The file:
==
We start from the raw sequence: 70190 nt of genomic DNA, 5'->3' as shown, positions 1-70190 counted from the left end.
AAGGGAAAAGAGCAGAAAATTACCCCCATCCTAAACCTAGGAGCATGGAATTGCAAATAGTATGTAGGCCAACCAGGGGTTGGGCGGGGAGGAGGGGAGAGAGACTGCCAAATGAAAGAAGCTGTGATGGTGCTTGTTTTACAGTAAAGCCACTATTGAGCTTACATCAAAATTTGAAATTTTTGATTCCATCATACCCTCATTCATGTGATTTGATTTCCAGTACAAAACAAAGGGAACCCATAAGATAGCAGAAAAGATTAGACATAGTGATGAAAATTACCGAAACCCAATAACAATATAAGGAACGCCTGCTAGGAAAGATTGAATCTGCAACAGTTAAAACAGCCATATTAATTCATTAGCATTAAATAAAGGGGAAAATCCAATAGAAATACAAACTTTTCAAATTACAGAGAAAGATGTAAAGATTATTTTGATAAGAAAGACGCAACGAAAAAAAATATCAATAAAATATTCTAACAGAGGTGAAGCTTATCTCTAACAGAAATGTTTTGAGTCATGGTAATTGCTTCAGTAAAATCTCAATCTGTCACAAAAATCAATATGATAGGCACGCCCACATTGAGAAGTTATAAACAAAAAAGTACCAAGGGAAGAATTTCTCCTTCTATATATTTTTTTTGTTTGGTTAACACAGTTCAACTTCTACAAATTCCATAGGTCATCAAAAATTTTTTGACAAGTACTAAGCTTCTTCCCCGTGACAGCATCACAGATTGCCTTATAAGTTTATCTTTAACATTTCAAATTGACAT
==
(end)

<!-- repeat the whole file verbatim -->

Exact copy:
We start from the raw sequence: 70190 nt of genomic DNA, 5'->3' as shown, positions 1-70190 counted from the left end.
AAGGGAAAAGAGCAGAAAATTACCCCCATCCTAAACCTAGGAGCATGGAATTGCAAATAGTATGTAGGCCAACCAGGGGTTGGGCGGGGAGGAGGGGAGAGAGACTGCCAAATGAAAGAAGCTGTGATGGTGCTTGTTTTACAGTAAAGCCACTATTGAGCTTACATCAAAATTTGAAATTTTTGATTCCATCATACCCTCATTCATGTGATTTGATTTCCAGTACAAAACAAAGGGAACCCATAAGATAGCAGAAAAGATTAGACATAGTGATGAAAATTACCGAAACCCAATAACAATATAAGGAACGCCTGCTAGGAAAGATTGAATCTGCAACAGTTAAAACAGCCATATTAATTCATTAGCATTAAATAAAGGGGAAAATCCAATAGAAATACAAACTTTTCAAATTACAGAGAAAGATGTAAAGATTATTTTGATAAGAAAGACGCAACGAAAAAAAATATCAATAAAATATTCTAACAGAGGTGAAGCTTATCTCTAACAGAAATGTTTTGAGTCATGGTAATTGCTTCAGTAAAATCTCAATCTGTCACAAAAATCAATATGATAGGCACGCCCACATTGAGAAGTTATAAACAAAAAAGTACCAAGGGAAGAATTTCTCCTTCTATATATTTTTTTTGTTTGGTTAACACAGTTCAACTTCTACAAATTCCATAGGTCATCAAAAATTTTTTGACAAGTACTAAGCTTCTTCCCCGTGACAGCATCACAGATTGCCTTATAAGTTTATCTTTAACATTTCAAATTGACAT